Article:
Wed. October 5, 2016
“We are excited to launch this new program as a Maymester because we want to give opportunities to students in COFA to experience the dynamic history, archaeology and visual cultures of Central America,” writes Dr. Astrid Runggaldier, assistant director of the Mesoamerica Center at The University of Texas at Austin and one half of the leadership team for Bridging Cultures in Latin America alongside Dr. David Stuart. “We realized with previous programs during the academic semesters that for students in the arts – especially students who need access to studio space — it is difficult to go abroad for extended periods of time. We hope that this Maymester, open to all majors across the university, will also give our COFA students the chance to learn about and be inspired by the vibrant cultures of contemporary and ancient Latin America."
The Bridging Cultures in Latin America: Maya and Colonial Heritage program coursework relies on hands-on observation and experience throughout the dynamic countries of Guatemala and Belize. As such, students will travel extensively throughout Guatemala and Belize to experience archaeological sites, museums, villages, cooperative businesses, natural reserves and protected ecosystems, and will be matched with local family stays for their time in Antigua.
The Bridging Cultures in Latin America team is committed to reducing financial barriers to the study of Central American culture and history. Financial support for one student applicant in the amount of $1,500 to defray the cost of the program will be awarded.
Tue. October 4, 2016
The Light of Consciousness: Part I, by Katherine E. Bash (M.F.A. in Design, 2004) is a multi-layered installation of photography, and poetry drawn from three years of investigatory travel into different landscapes—both interior and exterior—with a focus on ephemeral phenomena. The exhibition includes 57 unique photographs, a publication Companion Guide and a recording of the accompanying Polylogue (a multi-sourced poetic form). Public programs included a one-time collaborative performance with violinist John Madura, concertmaster of the Midland Symphony Orchestra, on August 20, 2016.
According to co-curator Pujan Gandhi, Bash's installation reminds the viewer that “objective cognitions are also subjective, and that our mind’s eye is constantly revealing, concealing, and again revealing our observed reality.” Gandhi explains that “[e]ach photograph captures a sensory semi-stasis, one that the artist then acts upon with a ‘chance reading’ of a selected text. Image, language, and performance coalesce into a cohesive whole. Her aim: to generate an alternate space to discover ‘new meanings, and new poetries.’”
Katherine E. Bash lives and works in London, UK and Midland, TX. She earned her B.A. in Biology and an M.F.A. in Design at The University of Texas at Austin. In 1998 Bash received a Fulbright Fellowship to conduct a visual anthropology of indigenous rainforest cultures of Ecuador. Bash was an awarded a Ph.D. from the Bartlett School of Architecture at the University College London in 2011 for her dissertation: Spatial Poetics: Heuristics for Experimental Poisesis. Her most recent exhibition, De Speculum Oraculum, was held at the Till Richter Museum in Buggenhagen Germany.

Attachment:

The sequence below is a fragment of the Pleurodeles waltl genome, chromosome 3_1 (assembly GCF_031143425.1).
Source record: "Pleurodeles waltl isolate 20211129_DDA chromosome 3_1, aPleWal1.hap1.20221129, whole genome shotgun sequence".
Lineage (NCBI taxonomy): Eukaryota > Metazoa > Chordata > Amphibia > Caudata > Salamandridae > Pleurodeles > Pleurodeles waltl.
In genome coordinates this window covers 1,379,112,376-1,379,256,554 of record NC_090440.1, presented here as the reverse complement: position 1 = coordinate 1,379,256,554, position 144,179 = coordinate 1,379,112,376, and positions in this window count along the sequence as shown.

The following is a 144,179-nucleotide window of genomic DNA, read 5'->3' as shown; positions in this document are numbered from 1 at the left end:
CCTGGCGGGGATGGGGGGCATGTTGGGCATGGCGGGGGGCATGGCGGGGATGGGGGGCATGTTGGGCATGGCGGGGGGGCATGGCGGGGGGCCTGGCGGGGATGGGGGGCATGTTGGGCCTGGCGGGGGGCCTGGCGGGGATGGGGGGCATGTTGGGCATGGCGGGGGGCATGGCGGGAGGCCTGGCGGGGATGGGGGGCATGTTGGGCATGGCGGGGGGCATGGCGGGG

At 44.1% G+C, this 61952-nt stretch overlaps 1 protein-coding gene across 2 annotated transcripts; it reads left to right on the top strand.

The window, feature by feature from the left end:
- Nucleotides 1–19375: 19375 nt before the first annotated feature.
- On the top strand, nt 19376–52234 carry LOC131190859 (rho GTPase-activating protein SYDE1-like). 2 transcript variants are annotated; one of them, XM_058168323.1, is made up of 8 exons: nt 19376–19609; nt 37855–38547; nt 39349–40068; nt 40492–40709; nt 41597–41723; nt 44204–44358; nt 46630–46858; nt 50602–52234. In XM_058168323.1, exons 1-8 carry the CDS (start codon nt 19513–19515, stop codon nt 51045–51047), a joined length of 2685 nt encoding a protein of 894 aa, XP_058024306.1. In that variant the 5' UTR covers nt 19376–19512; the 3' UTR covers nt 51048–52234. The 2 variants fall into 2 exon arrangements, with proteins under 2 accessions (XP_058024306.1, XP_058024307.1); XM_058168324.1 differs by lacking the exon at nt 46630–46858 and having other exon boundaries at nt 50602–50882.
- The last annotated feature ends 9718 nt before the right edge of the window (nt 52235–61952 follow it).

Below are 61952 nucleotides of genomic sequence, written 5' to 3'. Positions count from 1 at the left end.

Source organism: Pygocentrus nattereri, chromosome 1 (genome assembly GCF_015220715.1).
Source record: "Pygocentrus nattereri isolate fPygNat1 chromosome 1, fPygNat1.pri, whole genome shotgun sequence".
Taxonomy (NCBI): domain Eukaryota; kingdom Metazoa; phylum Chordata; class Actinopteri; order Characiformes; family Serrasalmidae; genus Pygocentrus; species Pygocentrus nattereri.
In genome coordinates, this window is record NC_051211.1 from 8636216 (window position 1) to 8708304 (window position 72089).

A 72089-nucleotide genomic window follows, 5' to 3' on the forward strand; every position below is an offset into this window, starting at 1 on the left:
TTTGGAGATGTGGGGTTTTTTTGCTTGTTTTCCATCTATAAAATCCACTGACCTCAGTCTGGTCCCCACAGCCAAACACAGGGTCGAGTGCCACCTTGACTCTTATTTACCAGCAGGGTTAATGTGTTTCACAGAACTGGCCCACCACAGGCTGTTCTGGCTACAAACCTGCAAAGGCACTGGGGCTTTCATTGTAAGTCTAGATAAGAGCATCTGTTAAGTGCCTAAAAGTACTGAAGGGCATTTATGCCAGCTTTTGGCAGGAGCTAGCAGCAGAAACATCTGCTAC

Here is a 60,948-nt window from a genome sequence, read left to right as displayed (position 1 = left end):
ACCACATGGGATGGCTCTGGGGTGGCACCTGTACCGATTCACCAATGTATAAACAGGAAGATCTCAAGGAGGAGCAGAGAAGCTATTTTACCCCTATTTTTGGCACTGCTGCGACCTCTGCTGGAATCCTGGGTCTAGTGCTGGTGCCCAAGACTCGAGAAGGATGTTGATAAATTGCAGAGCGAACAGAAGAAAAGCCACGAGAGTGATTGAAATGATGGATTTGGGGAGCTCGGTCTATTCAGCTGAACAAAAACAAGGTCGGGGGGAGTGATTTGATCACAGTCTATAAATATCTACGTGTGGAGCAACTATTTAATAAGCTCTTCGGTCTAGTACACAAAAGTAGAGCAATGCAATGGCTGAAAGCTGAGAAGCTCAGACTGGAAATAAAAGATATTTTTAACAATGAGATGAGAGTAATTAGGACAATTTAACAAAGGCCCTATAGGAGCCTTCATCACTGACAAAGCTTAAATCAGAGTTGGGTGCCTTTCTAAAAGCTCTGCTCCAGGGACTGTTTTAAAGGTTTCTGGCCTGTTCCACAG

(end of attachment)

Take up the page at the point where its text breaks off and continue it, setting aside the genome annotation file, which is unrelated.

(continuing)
Mon. October 3, 2016
Art History Professor Dr. Julia Guernsey's paper, "Water, Maize, Salt, and Canoes: Iconography, Economics, and Commodities at Late Preclassic Izapa" was published in the October 2016 journal Latin American Antiquity from the Society for American Archaeology.
Sat. September 17, 2016
Fri. September 9, 2016
After a summer as one of the Mattress Factory’s artists-in-residence, Ezra Masch (M.F.A. Studio Art, 2012) will exhibit all new installation work on September 30, 2016. The Mattress Factory is renowned as a leader in site-specific, contemporary art and continues its tradition of unparalleled support of its resident artists.
Masch will exhibit a multi-channel video installation comprised of footage shot in the NYC subway system. Masch has synchronized and arranged cell phone footage collected from passersby in Pittsburgh who were asked to shoot video with their own cell phones simultaneously out of different windows of a moving train. Together they create an unfolded view of the tunnels, platforms and people underground.
“When I moved to NYC last year, I began to document my surroundings by making drawings and video sketches,” writes Masch. “In part, the shift from sculpture to drawing/video was out of necessity (I couldn't afford a studio space in New York, and I had to find a way to sustain a creative practice in this challenging environment), but the sketches have turned into a catalyst for exploring new territory in my work. I'm excited about using video in a sculptural way.”
Twelve videos in all, six on each side, the exhibit is intended to be an immersive audio-visual experience.